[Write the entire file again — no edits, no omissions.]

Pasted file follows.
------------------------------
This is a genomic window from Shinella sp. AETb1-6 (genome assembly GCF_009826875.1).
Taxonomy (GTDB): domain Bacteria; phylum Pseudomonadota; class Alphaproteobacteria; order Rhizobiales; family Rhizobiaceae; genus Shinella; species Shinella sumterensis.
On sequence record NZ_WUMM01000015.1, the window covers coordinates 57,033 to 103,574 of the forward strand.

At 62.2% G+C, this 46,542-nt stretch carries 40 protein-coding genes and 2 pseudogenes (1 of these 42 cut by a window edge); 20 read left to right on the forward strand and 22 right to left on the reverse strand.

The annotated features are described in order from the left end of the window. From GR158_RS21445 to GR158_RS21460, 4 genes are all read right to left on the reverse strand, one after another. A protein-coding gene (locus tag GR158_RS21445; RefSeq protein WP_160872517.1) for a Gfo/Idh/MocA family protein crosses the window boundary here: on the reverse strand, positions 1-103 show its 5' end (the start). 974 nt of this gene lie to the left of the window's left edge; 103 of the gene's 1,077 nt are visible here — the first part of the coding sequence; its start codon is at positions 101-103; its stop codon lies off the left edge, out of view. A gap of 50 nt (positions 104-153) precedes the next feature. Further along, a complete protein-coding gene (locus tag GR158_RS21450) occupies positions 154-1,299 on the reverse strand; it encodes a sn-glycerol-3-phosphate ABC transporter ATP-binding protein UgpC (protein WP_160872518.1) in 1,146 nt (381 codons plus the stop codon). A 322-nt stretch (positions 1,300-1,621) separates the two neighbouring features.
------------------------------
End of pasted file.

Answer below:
This is a genomic window from Shinella sp. AETb1-6 (genome assembly GCF_009826875.1).
Taxonomy (GTDB): domain Bacteria; phylum Pseudomonadota; class Alphaproteobacteria; order Rhizobiales; family Rhizobiaceae; genus Shinella; species Shinella sumterensis.
On sequence record NZ_WUMM01000015.1, the window covers coordinates 57,033 to 103,574 of the forward strand.

At 62.2% G+C, this 46,542-nt stretch carries 40 protein-coding genes and 2 pseudogenes (1 of these 42 cut by a window edge); 20 read left to right on the forward strand and 22 right to left on the reverse strand.

The annotated features are described in order from the left end of the window. From GR158_RS21445 to GR158_RS21460, 4 genes are all read right to left on the reverse strand, one after another. A protein-coding gene (locus tag GR158_RS21445; RefSeq protein WP_160872517.1) for a Gfo/Idh/MocA family protein crosses the window boundary here: on the reverse strand, positions 1-103 show its 5' end (the start). 974 nt of this gene lie to the left of the window's left edge; 103 of the gene's 1,077 nt are visible here — the first part of the coding sequence; its start codon is at positions 101-103; its stop codon lies off the left edge, out of view. A gap of 50 nt (positions 104-153) precedes the next feature. Further along, a complete protein-coding gene (locus tag GR158_RS21450) occupies positions 154-1,299 on the reverse strand; it encodes a sn-glycerol-3-phosphate ABC transporter ATP-binding protein UgpC (protein WP_160872518.1) in 1,146 nt (381 codons plus the stop codon). A 322-nt stretch (positions 1,300-1,621) separates the two neighbouring features.